Report: Understaffing Contributed to Election Woes
WICHITA, Kan. (AP) — A task force looking at election day reporting problems in Sedgwick County says the office overseeing them is understaffed and needs more updated training. Their six-page report released Monday was completed in response to problems that included final vote counts being delayed for hours after polls closed. The task force found that the Sedgwick County commissioner's office has the lowest number of full-time staff with the second highest number of registered voters when compared with the three other large Kansas counties. The group found vote totals were never incorrectly reported and no laws or policies were broken. The group recommended county commissioners appropriately staff the office and contract for at least the next two years for on-site election day support with the vendor who supplied the election software.
Two Killed in Crash on Interstate 70 in KCK
KANSAS CITY, Kan. (AP) — Two people have died in Kansas City, Kansas in a crash that shut down eastbound lanes of Interstate 70 for two hours. The Kansas City Star reports that the crash happened around 6:30pm when a car veered off the road and hit a bridge. The cause of the crash is under investigation. Authorities didn't immediately release the victims' identifies, pending notification of relatives.
Ethanol Spill Closes Section of I-70 in Central KS
SALINA, Kan. (AP) — A 10-mile section of Interstate 70 in east-central Kansas was closed Sunday, after a semi-trailer rolled, spilling about 500 gallons of ethanol. The Salina Journal reportsthe spill occurred in Lincoln County Sunday morning. The driver was taken to a Salina hospital, but no other injuries were reported. Westbound lanes were opened up by early afternoon, but the highway patrol said the 10-mile eastbound section of the highway remained closed Sunday evening while crews continued cleaning up the spill. Emergency officials said the spill was contained and does not pose any danger to the area.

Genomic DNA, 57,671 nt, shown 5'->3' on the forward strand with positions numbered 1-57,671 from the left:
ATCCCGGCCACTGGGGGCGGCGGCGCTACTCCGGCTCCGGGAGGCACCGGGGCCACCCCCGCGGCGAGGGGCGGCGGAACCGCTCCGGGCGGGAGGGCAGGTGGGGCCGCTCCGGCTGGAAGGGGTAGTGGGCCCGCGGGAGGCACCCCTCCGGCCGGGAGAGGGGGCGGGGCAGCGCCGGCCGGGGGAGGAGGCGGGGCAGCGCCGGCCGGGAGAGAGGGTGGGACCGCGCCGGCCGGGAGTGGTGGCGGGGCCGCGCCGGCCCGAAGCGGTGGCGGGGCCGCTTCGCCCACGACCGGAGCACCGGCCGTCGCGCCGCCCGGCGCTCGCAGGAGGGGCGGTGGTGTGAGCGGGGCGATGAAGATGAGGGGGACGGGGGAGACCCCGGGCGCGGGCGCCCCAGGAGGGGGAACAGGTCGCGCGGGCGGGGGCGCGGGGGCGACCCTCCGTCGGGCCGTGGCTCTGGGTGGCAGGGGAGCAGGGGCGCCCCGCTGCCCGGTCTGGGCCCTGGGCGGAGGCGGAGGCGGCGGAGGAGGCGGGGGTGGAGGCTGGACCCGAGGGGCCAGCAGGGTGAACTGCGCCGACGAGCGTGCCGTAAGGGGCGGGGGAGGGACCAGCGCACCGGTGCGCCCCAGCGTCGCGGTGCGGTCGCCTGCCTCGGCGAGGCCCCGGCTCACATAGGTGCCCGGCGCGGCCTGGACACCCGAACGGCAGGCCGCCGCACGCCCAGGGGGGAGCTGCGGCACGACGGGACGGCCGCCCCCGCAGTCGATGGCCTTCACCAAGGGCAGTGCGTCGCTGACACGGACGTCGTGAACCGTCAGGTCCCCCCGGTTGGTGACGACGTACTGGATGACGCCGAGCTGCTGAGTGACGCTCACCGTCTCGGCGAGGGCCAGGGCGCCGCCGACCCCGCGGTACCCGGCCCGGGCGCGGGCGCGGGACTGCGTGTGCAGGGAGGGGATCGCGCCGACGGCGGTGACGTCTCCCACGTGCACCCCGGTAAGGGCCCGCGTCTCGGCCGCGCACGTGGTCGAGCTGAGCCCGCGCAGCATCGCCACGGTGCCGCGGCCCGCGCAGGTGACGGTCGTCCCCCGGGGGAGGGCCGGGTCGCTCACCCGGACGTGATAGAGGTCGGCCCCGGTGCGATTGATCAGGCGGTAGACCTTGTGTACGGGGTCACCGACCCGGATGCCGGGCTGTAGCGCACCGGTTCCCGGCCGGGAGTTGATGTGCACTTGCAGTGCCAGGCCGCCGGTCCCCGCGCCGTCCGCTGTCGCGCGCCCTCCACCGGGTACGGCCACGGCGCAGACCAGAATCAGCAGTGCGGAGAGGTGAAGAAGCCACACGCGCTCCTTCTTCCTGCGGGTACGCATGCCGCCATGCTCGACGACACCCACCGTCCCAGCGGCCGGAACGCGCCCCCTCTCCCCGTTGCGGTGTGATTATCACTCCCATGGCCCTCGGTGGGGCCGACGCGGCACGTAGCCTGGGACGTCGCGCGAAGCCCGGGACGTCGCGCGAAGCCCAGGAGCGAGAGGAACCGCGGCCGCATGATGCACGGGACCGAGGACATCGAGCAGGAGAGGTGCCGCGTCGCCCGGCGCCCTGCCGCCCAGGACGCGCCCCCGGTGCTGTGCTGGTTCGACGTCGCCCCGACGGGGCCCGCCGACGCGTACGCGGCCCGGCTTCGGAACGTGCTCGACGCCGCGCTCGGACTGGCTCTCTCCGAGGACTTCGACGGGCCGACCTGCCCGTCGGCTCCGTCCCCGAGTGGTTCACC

Kansas Officials Resist Calls to Rewrite Gun Laws
TOPEKA, Kan. (AP) — Members of the all-Republican Kansas congressional delegation and officials in the GOP-dominated state government are resisting calls to tighten access to firearms following the mass shooting at a Connecticut elementary school earlier this month. So far, no prominent Kansas elected official who's strongly supported gun rights has backed away from positions that have brought him or her support from the National Rifle Association. Officials in both Washington and Topeka say they want to examine services for the mentally ill and have expressed concern about what they see as a violent culture that fuels shootings. The GOP-led Legislature is unlikely to restrict access to firearms. Some GOP officeholders are urging caution. They argue that it's too early to talk about policy changes so close to the horrific events in Newtown, Connecticut.